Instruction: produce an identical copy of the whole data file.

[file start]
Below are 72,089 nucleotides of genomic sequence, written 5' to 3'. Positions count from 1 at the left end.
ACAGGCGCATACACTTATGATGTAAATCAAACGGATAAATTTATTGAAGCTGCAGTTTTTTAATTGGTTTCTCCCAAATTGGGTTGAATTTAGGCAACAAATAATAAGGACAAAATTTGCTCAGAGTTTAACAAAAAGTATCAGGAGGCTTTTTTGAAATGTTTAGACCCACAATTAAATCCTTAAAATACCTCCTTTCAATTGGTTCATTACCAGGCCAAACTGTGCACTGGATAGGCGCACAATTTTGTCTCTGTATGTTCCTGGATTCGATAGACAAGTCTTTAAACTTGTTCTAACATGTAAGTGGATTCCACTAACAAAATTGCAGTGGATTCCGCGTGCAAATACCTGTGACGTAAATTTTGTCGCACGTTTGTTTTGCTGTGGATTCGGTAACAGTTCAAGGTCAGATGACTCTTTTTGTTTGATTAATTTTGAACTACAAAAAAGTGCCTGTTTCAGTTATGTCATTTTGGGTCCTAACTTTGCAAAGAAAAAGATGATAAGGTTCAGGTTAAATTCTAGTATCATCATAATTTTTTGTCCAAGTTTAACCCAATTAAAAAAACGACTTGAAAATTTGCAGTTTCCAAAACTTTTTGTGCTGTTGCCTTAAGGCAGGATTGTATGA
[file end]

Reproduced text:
Below are 72,089 nucleotides of genomic sequence, written 5' to 3'. Positions count from 1 at the left end.
ACAGGCGCATACACTTATGATGTAAATCAAACGGATAAATTTATTGAAGCTGCAGTTTTTTAATTGGTTTCTCCCAAATTGGGTTGAATTTAGGCAACAAATAATAAGGACAAAATTTGCTCAGAGTTTAACAAAAAGTATCAGGAGGCTTTTTTGAAATGTTTAGACCCACAATTAAATCCTTAAAATACCTCCTTTCAATTGGTTCATTACCAGGCCAAACTGTGCACTGGATAGGCGCACAATTTTGTCTCTGTATGTTCCTGGATTCGATAGACAAGTCTTTAAACTTGTTCTAACATGTAAGTGGATTCCACTAACAAAATTGCAGTGGATTCCGCGTGCAAATACCTGTGACGTAAATTTTGTCGCACGTTTGTTTTGCTGTGGATTCGGTAACAGTTCAAGGTCAGATGACTCTTTTTGTTTGATTAATTTTGAACTACAAAAAAGTGCCTGTTTCAGTTATGTCATTTTGGGTCCTAACTTTGCAAAGAAAAAGATGATAAGGTTCAGGTTAAATTCTAGTATCATCATAATTTTTTGTCCAAGTTTAACCCAATTAAAAAAACGACTTGAAAATTTGCAGTTTCCAAAACTTTTTGTGCTGTTGCCTTAAGGCAGGATTGTATGA